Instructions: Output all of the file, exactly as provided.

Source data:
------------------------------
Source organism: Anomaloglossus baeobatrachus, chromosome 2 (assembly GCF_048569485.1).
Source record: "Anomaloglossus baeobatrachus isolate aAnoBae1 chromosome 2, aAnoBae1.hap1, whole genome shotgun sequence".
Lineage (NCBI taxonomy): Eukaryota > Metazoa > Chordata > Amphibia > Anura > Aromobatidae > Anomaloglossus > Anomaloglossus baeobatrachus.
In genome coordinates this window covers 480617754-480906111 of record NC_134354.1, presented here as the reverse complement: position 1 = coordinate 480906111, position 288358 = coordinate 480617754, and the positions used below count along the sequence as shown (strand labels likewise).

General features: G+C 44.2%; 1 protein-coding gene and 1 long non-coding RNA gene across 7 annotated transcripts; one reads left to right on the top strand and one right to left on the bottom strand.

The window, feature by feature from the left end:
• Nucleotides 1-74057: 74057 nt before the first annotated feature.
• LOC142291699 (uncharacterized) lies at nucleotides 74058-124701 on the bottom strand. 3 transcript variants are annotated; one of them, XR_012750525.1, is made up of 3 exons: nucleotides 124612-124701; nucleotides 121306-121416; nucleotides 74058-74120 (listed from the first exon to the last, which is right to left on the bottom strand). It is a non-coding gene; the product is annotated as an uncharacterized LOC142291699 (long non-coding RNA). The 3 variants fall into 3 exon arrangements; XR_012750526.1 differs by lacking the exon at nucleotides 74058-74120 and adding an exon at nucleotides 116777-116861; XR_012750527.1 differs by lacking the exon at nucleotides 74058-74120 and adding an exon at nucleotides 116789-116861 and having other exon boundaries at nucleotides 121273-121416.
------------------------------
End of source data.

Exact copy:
Source organism: Anomaloglossus baeobatrachus, chromosome 2 (assembly GCF_048569485.1).
Source record: "Anomaloglossus baeobatrachus isolate aAnoBae1 chromosome 2, aAnoBae1.hap1, whole genome shotgun sequence".
Lineage (NCBI taxonomy): Eukaryota > Metazoa > Chordata > Amphibia > Anura > Aromobatidae > Anomaloglossus > Anomaloglossus baeobatrachus.
In genome coordinates this window covers 480617754-480906111 of record NC_134354.1, presented here as the reverse complement: position 1 = coordinate 480906111, position 288358 = coordinate 480617754, and the positions used below count along the sequence as shown (strand labels likewise).

General features: G+C 44.2%; 1 protein-coding gene and 1 long non-coding RNA gene across 7 annotated transcripts; one reads left to right on the top strand and one right to left on the bottom strand.

The window, feature by feature from the left end:
• Nucleotides 1-74057: 74057 nt before the first annotated feature.
• LOC142291699 (uncharacterized) lies at nucleotides 74058-124701 on the bottom strand. 3 transcript variants are annotated; one of them, XR_012750525.1, is made up of 3 exons: nucleotides 124612-124701; nucleotides 121306-121416; nucleotides 74058-74120 (listed from the first exon to the last, which is right to left on the bottom strand). It is a non-coding gene; the product is annotated as an uncharacterized LOC142291699 (long non-coding RNA). The 3 variants fall into 3 exon arrangements; XR_012750526.1 differs by lacking the exon at nucleotides 74058-74120 and adding an exon at nucleotides 116777-116861; XR_012750527.1 differs by lacking the exon at nucleotides 74058-74120 and adding an exon at nucleotides 116789-116861 and having other exon boundaries at nucleotides 121273-121416.